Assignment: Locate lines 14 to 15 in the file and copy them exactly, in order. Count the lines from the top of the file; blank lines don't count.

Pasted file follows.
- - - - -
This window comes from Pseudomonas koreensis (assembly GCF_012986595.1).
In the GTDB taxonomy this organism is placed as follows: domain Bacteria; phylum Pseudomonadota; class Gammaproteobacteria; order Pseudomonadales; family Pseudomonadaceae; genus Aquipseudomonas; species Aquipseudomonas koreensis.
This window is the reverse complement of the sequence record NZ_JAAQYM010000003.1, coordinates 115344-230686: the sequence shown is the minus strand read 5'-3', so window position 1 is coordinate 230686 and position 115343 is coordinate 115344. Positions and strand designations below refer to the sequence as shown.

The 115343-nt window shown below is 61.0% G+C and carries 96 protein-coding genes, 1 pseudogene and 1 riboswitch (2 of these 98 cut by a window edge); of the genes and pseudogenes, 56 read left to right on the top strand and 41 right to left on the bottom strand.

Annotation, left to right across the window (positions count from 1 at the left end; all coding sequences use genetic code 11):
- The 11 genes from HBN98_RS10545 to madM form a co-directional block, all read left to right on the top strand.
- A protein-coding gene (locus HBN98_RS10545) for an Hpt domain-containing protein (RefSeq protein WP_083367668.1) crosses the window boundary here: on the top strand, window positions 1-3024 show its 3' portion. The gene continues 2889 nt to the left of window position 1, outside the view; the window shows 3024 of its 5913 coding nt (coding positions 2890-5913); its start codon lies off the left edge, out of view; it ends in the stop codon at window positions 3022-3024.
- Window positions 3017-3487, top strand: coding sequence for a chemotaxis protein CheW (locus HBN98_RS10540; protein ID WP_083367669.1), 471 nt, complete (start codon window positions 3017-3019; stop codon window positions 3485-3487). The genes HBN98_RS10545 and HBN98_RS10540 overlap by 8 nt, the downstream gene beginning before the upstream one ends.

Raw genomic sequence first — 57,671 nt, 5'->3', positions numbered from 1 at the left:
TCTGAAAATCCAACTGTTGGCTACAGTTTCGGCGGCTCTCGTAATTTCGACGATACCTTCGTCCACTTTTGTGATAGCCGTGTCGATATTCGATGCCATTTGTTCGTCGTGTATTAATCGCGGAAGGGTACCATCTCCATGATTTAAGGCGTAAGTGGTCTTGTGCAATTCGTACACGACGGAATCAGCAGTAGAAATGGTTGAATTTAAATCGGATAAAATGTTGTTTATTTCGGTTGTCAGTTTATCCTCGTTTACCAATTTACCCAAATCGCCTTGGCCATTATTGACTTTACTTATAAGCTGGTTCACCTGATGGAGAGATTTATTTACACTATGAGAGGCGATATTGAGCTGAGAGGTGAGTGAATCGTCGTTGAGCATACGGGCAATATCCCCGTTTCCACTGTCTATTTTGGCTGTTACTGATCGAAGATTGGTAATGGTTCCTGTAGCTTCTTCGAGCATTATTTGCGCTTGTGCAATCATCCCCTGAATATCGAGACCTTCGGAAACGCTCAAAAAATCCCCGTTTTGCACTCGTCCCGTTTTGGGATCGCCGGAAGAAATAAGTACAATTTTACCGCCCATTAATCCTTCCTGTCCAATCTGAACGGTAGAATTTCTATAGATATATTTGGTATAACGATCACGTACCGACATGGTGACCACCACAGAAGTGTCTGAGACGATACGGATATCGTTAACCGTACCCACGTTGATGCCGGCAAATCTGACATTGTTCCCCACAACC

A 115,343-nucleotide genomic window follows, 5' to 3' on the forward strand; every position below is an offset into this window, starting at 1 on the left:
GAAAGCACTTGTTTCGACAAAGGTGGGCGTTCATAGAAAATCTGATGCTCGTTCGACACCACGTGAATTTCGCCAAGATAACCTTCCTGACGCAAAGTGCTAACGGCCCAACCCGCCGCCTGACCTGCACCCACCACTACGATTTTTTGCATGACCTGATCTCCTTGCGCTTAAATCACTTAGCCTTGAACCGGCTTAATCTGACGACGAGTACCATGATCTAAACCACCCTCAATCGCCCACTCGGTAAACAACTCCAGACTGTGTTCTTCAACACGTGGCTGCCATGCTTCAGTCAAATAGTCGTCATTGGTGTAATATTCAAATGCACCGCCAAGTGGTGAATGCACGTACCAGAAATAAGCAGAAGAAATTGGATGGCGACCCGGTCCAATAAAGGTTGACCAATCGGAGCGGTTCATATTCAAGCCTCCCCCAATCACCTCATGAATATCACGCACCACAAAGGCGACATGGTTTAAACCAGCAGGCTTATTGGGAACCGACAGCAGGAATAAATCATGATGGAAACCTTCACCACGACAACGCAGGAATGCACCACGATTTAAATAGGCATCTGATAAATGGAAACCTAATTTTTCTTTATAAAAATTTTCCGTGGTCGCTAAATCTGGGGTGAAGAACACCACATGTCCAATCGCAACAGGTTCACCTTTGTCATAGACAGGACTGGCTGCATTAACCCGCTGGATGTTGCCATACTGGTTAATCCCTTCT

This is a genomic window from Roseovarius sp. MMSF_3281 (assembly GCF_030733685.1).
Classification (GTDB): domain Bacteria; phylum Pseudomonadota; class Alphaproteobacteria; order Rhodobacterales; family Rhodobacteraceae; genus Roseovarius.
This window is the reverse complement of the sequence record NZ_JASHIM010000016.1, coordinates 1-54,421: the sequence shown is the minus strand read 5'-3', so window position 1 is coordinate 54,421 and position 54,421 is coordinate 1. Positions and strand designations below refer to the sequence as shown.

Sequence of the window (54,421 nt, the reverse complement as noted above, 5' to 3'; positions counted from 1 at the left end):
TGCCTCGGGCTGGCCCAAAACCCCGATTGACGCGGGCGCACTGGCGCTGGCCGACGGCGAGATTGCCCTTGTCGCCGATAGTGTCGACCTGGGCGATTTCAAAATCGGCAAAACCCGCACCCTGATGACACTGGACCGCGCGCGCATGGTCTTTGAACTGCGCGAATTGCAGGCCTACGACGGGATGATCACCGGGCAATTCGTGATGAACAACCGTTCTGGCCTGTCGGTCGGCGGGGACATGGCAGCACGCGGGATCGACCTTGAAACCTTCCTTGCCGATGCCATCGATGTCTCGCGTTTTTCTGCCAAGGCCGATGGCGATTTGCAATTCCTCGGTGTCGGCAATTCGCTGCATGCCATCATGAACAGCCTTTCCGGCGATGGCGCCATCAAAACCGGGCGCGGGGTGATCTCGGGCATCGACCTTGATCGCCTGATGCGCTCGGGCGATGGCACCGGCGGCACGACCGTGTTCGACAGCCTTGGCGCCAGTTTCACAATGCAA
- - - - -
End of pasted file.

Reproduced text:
Classification (GTDB): domain Bacteria; phylum Pseudomonadota; class Alphaproteobacteria; order Rhodobacterales; family Rhodobacteraceae; genus Roseovarius.
This window is the reverse complement of the sequence record NZ_JASHIM010000016.1, coordinates 1-54,421: the sequence shown is the minus strand read 5'-3', so window position 1 is coordinate 54,421 and position 54,421 is coordinate 1. Positions and strand designations below refer to the sequence as shown.